Milan Lucic – David Krejci – Nathan Horton
Jordan Caron – Patrice Bergeron – Blake Wheeler
Mark Recchi – Tyler Seguin – Michael Ryder
Brad Marchand – Gregory Campbell – Shawn Thornton
Zdeno Chara – Johnny Boychuk
Mark Stuart – Dennis Seidenberg
Matt Hunwick – Andrew Ference
It seems Claude Julien wanted to conceal the starting goalie’s identity, telling a reporter that “you’ll see at 7 o’clock.” If only Rask hadn’t let the cat out of the bag earlier.
“It’s fun,” Rask said after the skate. “It’s been a while since [my] last start, so it should be great.”
|Brickley: No goalie controversy||at 9:53 am ET|
NESN analyst Andy Brickley joined Dennis & Callahan to talk about the Bruins. One of the big questions surrounding the B’s is the issue of who is the No. 1 goaltender. Both Tuukka Rask and Tim Thomas have staked their claims, but Thomas has been the hot goaltender in the early part of the season.
“I don’t like that word, controversy,” Brickley said. “It may be accurate, but I don’t like it. I just think it’s depth and competition to a position that’s critical to winning games.”
Brickley noted the Bruins teams he played on that featured Andy Moog and Reggie Lemelin. “It has a way of sorting itself out,” Brickley said. “Maybe it’s a 60-40 split, maybe it’s 50-50, maybe it’s 70-30 because one of them outperforms the other. What you try to do ideally, is when you get to the postseason, you establish your number one guy.”
Brickley has been impressed with rookie Tyler Seguin, especially the mental part of his game. “He’ll be learning from now until his final game, whether it’s regular season or playoffs,” Brickley said. “The beautiful thing about him is his [brain.] He’s got good hockey IQ. He’s picking up things right away.”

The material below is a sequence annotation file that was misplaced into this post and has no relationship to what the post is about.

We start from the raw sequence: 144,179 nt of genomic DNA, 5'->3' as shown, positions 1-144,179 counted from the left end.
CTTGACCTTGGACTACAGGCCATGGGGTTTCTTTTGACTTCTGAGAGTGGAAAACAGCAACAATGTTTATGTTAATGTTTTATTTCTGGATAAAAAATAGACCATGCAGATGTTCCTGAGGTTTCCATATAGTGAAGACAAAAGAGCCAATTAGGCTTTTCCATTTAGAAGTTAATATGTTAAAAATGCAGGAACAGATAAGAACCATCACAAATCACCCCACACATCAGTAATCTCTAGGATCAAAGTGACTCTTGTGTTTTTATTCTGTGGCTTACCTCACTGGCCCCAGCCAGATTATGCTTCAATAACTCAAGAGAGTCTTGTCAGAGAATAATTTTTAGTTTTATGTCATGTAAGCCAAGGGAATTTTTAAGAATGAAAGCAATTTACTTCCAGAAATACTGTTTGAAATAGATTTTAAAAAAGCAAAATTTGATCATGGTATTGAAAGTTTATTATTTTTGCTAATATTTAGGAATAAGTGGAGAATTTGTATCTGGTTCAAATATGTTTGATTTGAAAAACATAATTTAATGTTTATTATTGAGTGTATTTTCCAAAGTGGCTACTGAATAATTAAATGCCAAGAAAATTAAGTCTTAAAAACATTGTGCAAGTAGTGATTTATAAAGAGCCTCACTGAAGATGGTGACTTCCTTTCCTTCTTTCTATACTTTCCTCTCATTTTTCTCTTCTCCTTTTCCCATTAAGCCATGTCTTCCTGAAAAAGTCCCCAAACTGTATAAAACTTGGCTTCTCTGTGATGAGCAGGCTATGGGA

Brickley said the Europe trip was a good thing for the Bruins because it brought them closer together as a team. As to whether they can compete for a Stanley Cup, Brickley said, “They’re in the conversation. Anything can happen in the playoffs. You saw what Montreal did last year to the top two seeds in the East and the Bruins should have capitalized on that. I say, sure. Why not?”
|Tuukka Rask doesn’t see anything controversial about Bruins’ goaltending situation||10.20.10 at 2:35 pm ET|
WILMINGTON — An even-keeled Tuukka Rask sat at his locker following the Bruins’ practice on Wednesday with the same positive attitude teammates and reporters have come to expect from the young goaltender. Though Rask hasn’t seen game action in 11 days, he knows — just as the red-hot Tim Thomas does — that getting riled up over who’s in net each night does nobody good, and each netminder will gladly take their turn as it comes.Yet when one guy gets three turns in a row through four, that’s the big story. Tim or Tuukka? It’s grabbed headlines for over a season now, and Rask wants it known that neither he nor Thomas sees what the big deal is.
“You guys do your jobs, you write [the stories],” Rask told WEEI.com on Wednesday. “We know where we stand. We know what the deal is. Obviously you guys try to create stories and people read you and stuff, but when you talk about goalie controversy, obviously we don’t feel that way. It kind of sucks, but there’s nothing we can do about it.”
Rask allowed four goals on 36 shots against the Coyotes in the season-opener in Prague, a game that was a classic example as to why stats don’t tell the whole story. The Finnish netminder was solid if not better in the game, responsible for really one of Phoenix’ goals in a game in which the rest of the team admittedly went on an unforced turnover-spree.
For Rask, just as there’s no use in wondering about playing time, there is no use in making excuses. Given how poorly the likes of Dennis Seidenberg, Zdeno Chara, Matt Hunwick and Daniel Paille (who still has yet to dress following the first game), among others, Rask would have every reason to note his own positive play. Like many in the B’s locker room, he takes the “win as a team, lose as a team” mentality.